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Some recent media reports have focused on Bitcoin looking at the involvement of institutional investors.

One of the issues for the investors is the inability (often through mandate restrictions) to hold physical bitcoin.

In many cases, those looking for exposure do so via proxies either by investing in firms that have invested in Bitcoin themselves (such as Tesla) or through holding the futures.

As we have seen in recent times with the oil price crash last year and the commodity cycle of the 2000s, holding onto futures in a contango market can be an unattractive proposition.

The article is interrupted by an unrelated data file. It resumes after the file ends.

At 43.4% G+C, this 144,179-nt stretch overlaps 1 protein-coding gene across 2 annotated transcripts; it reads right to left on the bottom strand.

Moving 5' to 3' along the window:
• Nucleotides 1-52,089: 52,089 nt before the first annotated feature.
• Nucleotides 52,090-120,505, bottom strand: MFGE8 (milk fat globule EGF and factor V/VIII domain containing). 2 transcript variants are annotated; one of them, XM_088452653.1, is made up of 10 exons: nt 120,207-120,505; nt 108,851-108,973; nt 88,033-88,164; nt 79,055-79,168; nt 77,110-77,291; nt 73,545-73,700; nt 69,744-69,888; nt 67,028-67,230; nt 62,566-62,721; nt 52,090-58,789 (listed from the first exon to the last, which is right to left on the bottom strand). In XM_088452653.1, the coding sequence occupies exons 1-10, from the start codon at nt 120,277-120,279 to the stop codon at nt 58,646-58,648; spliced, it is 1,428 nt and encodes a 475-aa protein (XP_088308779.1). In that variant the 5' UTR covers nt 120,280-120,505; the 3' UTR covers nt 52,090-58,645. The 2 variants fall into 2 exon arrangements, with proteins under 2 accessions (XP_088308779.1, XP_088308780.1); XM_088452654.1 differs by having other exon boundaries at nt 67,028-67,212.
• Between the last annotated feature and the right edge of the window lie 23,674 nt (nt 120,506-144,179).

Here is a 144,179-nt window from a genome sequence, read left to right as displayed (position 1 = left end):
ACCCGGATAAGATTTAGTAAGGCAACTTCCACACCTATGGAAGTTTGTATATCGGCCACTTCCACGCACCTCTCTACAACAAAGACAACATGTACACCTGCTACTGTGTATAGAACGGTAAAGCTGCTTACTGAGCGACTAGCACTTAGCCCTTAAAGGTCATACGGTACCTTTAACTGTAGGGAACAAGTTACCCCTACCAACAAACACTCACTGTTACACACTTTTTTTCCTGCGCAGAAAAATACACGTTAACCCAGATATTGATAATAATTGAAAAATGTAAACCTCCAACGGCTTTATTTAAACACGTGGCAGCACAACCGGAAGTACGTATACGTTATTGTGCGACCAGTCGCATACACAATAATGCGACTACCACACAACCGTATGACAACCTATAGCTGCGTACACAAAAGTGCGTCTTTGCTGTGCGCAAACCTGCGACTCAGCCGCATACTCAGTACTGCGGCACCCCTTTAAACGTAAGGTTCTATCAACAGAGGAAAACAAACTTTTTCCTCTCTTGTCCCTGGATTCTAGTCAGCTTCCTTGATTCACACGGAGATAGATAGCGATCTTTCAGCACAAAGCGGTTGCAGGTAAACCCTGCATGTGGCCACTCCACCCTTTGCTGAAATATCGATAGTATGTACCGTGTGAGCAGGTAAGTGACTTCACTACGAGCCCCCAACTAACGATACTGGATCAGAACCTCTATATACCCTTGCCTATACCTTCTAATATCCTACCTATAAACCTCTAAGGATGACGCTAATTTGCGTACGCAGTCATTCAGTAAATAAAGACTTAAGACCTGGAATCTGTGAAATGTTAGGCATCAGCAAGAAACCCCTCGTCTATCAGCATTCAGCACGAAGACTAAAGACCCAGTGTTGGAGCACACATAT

It works as long as the price of the underlying keeps going up. The futures premium creates an artificial incentive for new production beyond explicit use solely for storage.

This is, even more, the case in Bitcoin where the cost of storage is so low.

When the tide turns, all of a sudden you have got a chronically oversupplied market with no natural buyers and the market go plonk.

Bitcoin insights from Stephen Innes, Chief Global Market Strategist at Axi